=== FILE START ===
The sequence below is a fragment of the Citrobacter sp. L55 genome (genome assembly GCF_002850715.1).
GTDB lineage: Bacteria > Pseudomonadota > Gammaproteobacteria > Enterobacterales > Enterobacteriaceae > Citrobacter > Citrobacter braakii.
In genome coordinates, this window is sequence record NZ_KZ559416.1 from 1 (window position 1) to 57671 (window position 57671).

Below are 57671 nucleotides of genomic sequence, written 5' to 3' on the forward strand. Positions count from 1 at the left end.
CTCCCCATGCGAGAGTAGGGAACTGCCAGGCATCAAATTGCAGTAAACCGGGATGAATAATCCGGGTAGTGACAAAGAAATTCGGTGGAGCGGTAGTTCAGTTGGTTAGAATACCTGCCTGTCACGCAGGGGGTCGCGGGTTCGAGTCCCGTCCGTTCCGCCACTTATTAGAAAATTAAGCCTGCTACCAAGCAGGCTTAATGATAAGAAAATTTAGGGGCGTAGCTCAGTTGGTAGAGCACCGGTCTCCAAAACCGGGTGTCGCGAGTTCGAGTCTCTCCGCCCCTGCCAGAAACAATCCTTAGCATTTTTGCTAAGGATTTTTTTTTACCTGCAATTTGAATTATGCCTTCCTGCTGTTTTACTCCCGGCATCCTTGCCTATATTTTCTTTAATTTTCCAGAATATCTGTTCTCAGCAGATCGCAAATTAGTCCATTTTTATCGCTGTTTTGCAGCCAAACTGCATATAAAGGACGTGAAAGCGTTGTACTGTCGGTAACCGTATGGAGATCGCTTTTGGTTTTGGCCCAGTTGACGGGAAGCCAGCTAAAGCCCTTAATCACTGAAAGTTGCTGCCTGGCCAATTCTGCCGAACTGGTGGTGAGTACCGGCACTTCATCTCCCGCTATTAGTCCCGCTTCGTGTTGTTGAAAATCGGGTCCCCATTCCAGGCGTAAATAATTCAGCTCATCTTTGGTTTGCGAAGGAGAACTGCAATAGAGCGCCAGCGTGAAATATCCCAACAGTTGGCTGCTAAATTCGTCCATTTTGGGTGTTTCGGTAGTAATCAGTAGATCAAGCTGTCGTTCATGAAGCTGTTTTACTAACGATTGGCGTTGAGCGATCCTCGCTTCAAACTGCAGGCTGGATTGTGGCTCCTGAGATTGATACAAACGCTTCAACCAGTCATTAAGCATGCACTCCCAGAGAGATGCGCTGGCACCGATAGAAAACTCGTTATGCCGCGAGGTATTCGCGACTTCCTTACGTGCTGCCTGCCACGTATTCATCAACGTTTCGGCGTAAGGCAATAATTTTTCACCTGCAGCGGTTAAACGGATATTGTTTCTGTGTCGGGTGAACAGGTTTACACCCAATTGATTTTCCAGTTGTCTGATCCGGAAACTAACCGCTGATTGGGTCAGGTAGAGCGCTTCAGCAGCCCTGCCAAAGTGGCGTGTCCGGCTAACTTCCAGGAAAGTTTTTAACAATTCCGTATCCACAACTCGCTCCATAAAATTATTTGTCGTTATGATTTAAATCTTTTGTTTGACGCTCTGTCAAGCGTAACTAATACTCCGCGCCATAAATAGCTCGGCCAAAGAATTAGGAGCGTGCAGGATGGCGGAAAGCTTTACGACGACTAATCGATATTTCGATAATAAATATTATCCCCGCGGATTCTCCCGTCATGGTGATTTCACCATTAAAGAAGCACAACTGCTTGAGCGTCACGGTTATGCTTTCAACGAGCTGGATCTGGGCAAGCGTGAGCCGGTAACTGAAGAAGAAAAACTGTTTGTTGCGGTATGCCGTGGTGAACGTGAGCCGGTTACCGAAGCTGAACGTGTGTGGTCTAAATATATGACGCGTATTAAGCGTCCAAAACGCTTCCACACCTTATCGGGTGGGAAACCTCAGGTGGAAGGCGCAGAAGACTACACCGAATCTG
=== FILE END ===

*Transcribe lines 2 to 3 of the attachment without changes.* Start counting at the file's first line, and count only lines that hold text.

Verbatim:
GTDB lineage: Bacteria > Pseudomonadota > Gammaproteobacteria > Enterobacterales > Enterobacteriaceae > Citrobacter > Citrobacter braakii.
In genome coordinates, this window is sequence record NZ_KZ559416.1 from 1 (window position 1) to 57671 (window position 57671).